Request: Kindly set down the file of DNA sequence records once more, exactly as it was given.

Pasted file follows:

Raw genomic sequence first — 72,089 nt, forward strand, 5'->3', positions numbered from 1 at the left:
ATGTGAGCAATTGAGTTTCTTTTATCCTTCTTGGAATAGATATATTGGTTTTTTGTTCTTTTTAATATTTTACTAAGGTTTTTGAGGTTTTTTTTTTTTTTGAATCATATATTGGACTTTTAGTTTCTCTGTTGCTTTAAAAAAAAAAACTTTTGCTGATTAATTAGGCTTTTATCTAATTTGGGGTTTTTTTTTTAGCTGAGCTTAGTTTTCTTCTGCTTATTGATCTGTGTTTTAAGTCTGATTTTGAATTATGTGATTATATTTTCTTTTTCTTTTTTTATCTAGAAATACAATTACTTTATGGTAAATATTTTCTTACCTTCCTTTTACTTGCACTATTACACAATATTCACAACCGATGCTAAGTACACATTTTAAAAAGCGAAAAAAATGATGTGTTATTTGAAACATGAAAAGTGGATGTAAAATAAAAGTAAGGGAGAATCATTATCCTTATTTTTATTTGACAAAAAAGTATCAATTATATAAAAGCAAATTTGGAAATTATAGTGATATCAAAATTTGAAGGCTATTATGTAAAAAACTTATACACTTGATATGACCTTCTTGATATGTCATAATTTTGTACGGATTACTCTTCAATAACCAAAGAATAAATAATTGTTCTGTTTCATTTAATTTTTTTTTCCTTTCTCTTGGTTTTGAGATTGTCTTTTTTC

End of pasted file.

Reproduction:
Raw genomic sequence first — 72,089 nt, forward strand, 5'->3', positions numbered from 1 at the left:
ATGTGAGCAATTGAGTTTCTTTTATCCTTCTTGGAATAGATATATTGGTTTTTTGTTCTTTTTAATATTTTACTAAGGTTTTTGAGGTTTTTTTTTTTTTTGAATCATATATTGGACTTTTAGTTTCTCTGTTGCTTTAAAAAAAAAAACTTTTGCTGATTAATTAGGCTTTTATCTAATTTGGGGTTTTTTTTTTAGCTGAGCTTAGTTTTCTTCTGCTTATTGATCTGTGTTTTAAGTCTGATTTTGAATTATGTGATTATATTTTCTTTTTCTTTTTTTATCTAGAAATACAATTACTTTATGGTAAATATTTTCTTACCTTCCTTTTACTTGCACTATTACACAATATTCACAACCGATGCTAAGTACACATTTTAAAAAGCGAAAAAAATGATGTGTTATTTGAAACATGAAAAGTGGATGTAAAATAAAAGTAAGGGAGAATCATTATCCTTATTTTTATTTGACAAAAAAGTATCAATTATATAAAAGCAAATTTGGAAATTATAGTGATATCAAAATTTGAAGGCTATTATGTAAAAAACTTATACACTTGATATGACCTTCTTGATATGTCATAATTTTGTACGGATTACTCTTCAATAACCAAAGAATAAATAATTGTTCTGTTTCATTTAATTTTTTTTTCCTTTCTCTTGGTTTTGAGATTGTCTTTTTTC